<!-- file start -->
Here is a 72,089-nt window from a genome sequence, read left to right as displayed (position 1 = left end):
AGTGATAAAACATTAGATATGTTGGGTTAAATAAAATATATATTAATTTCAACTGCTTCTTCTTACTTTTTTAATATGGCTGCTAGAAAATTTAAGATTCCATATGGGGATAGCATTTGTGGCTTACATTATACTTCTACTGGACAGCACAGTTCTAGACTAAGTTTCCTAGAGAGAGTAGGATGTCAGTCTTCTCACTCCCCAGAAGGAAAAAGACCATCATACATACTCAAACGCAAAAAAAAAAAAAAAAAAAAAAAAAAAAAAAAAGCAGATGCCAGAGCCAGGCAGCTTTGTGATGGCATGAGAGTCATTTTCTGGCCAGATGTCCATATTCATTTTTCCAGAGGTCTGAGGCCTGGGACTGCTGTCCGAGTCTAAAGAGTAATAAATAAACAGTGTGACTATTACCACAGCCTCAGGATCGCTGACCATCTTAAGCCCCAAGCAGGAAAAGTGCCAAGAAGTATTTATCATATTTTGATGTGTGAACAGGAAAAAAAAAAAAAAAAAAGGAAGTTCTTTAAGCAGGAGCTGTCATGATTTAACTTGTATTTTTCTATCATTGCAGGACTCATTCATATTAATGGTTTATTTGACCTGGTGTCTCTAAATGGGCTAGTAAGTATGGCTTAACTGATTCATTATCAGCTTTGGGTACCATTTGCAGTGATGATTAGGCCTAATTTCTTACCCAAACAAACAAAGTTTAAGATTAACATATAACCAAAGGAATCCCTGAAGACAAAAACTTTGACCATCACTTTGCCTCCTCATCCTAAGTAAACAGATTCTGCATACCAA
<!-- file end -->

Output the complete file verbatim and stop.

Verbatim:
Here is a 72,089-nt window from a genome sequence, read left to right as displayed (position 1 = left end):
AGTGATAAAACATTAGATATGTTGGGTTAAATAAAATATATATTAATTTCAACTGCTTCTTCTTACTTTTTTAATATGGCTGCTAGAAAATTTAAGATTCCATATGGGGATAGCATTTGTGGCTTACATTATACTTCTACTGGACAGCACAGTTCTAGACTAAGTTTCCTAGAGAGAGTAGGATGTCAGTCTTCTCACTCCCCAGAAGGAAAAAGACCATCATACATACTCAAACGCAAAAAAAAAAAAAAAAAAAAAAAAAAAAAAAAAGCAGATGCCAGAGCCAGGCAGCTTTGTGATGGCATGAGAGTCATTTTCTGGCCAGATGTCCATATTCATTTTTCCAGAGGTCTGAGGCCTGGGACTGCTGTCCGAGTCTAAAGAGTAATAAATAAACAGTGTGACTATTACCACAGCCTCAGGATCGCTGACCATCTTAAGCCCCAAGCAGGAAAAGTGCCAAGAAGTATTTATCATATTTTGATGTGTGAACAGGAAAAAAAAAAAAAAAAAAGGAAGTTCTTTAAGCAGGAGCTGTCATGATTTAACTTGTATTTTTCTATCATTGCAGGACTCATTCATATTAATGGTTTATTTGACCTGGTGTCTCTAAATGGGCTAGTAAGTATGGCTTAACTGATTCATTATCAGCTTTGGGTACCATTTGCAGTGATGATTAGGCCTAATTTCTTACCCAAACAAACAAAGTTTAAGATTAACATATAACCAAAGGAATCCCTGAAGACAAAAACTTTGACCATCACTTTGCCTCCTCATCCTAAGTAAACAGATTCTGCATACCAA